Cre­at­ing il­lu­sions of space

The Star Malaysia - Star2 - - Beautiful Homes -

A RULE of thumb is that lighter colours make rooms seem big­ger whereas darker colours make them seem smaller. So, if you want to cre­ate an il­lu­sion of space in your din­ing room, creams and yel­lows will open it up.

And if you want your bed­room to ap­pear as a warm, com­fort­able cave, an es­pe­cially use­ful il­lu­sion if you have trou­ble sleep­ing at night, go wild with a deep red or dark blue wall or two.

A non-paint trick is to dis­guise and shrink large pieces of fur­ni­ture by mak­ing them the same colour as the walls. So for a dark sofa against a light wall, use a light throw. If you have large cup­boards, give them a coat of paint.

If you live in an older house with a ceil­ing that’s a lit­tle too high for com­fort, paint­ing it a shade or two darker than the walls will ap­pear to bring it down.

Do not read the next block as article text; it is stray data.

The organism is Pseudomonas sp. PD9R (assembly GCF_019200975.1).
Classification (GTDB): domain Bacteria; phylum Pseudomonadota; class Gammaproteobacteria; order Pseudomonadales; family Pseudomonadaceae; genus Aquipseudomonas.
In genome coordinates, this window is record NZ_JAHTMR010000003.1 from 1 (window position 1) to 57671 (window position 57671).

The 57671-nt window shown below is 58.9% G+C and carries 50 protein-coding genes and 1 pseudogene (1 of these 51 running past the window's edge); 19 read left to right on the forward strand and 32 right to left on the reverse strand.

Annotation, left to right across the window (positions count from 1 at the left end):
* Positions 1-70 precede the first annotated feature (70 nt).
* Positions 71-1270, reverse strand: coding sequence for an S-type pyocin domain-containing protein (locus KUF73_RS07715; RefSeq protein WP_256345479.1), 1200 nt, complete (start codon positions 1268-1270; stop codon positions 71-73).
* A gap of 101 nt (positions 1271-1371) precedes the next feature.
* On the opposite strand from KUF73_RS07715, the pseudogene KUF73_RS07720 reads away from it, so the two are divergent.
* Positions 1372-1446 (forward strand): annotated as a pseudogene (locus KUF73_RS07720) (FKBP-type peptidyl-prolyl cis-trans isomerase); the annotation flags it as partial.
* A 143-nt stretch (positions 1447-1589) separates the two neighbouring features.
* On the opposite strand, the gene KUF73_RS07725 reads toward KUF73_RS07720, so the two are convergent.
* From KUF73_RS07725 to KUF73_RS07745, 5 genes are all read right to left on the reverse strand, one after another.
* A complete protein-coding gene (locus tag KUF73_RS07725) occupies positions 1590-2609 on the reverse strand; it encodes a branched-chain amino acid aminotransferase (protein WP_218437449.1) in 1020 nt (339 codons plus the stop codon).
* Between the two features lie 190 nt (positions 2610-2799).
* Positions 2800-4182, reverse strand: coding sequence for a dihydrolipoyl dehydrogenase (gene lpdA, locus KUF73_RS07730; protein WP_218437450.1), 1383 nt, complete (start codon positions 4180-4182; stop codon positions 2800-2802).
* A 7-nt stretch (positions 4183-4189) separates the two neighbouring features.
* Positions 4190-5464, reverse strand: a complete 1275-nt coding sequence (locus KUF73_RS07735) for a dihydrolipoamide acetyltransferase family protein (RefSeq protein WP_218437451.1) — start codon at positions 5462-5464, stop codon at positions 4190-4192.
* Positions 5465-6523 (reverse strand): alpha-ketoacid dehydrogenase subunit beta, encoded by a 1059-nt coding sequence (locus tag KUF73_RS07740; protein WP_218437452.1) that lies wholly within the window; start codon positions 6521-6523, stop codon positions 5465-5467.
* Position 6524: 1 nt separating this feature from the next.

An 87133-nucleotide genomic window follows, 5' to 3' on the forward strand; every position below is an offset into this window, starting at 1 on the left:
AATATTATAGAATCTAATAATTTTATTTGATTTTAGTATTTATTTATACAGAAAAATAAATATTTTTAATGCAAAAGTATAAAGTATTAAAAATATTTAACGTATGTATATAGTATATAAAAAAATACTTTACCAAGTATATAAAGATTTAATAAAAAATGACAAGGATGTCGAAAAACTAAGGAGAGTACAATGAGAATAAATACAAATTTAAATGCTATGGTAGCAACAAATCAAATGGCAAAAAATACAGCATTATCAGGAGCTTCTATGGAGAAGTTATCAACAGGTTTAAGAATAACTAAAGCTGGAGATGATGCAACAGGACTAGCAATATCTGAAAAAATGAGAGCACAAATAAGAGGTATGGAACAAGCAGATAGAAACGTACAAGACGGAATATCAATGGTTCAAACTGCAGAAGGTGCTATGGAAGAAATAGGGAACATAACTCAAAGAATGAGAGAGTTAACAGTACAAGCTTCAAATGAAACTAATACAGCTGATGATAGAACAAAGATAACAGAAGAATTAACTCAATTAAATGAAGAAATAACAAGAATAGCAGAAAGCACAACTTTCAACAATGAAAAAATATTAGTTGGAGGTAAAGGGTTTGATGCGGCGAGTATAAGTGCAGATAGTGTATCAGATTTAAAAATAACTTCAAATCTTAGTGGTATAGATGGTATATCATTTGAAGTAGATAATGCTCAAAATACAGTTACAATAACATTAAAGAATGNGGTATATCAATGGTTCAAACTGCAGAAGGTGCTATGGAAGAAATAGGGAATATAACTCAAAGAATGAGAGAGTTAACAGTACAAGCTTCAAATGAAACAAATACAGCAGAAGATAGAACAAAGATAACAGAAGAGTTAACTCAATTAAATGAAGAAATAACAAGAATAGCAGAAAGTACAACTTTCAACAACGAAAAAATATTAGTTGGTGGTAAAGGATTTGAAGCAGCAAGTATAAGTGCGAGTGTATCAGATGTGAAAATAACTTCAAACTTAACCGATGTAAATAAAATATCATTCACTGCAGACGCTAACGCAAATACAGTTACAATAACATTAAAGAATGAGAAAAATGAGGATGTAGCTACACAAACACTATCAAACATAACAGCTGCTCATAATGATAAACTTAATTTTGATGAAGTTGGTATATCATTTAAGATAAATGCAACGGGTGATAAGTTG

The re­verse is true too – paint­ing your ceil­ing a lit­tle lighter than the walls will make it seem higher, length­en­ing your walls.

Should you choose to hire a pro­fes­sional pain­ter, or if you are a dab hand with a brush your­self, you might want to con­sider “lift­ing” your ceil­ing by paint­ing your walls with a colour that light­ens as it works its way up the wall.

You can cre­ate a sim­i­lar ef­fect by putting up some mould­ings.

Run th­ese a foot or so from the ceil­ing and then paint the walls un­der­neath the mould­ings in slightly darker colours be­low the mould­ings and use lighter shades above the mould­ings and on the ceil­ings.

— TNS

Paint­ing your ceil­ing a lit­tle lighter than the walls will make it seem higher.

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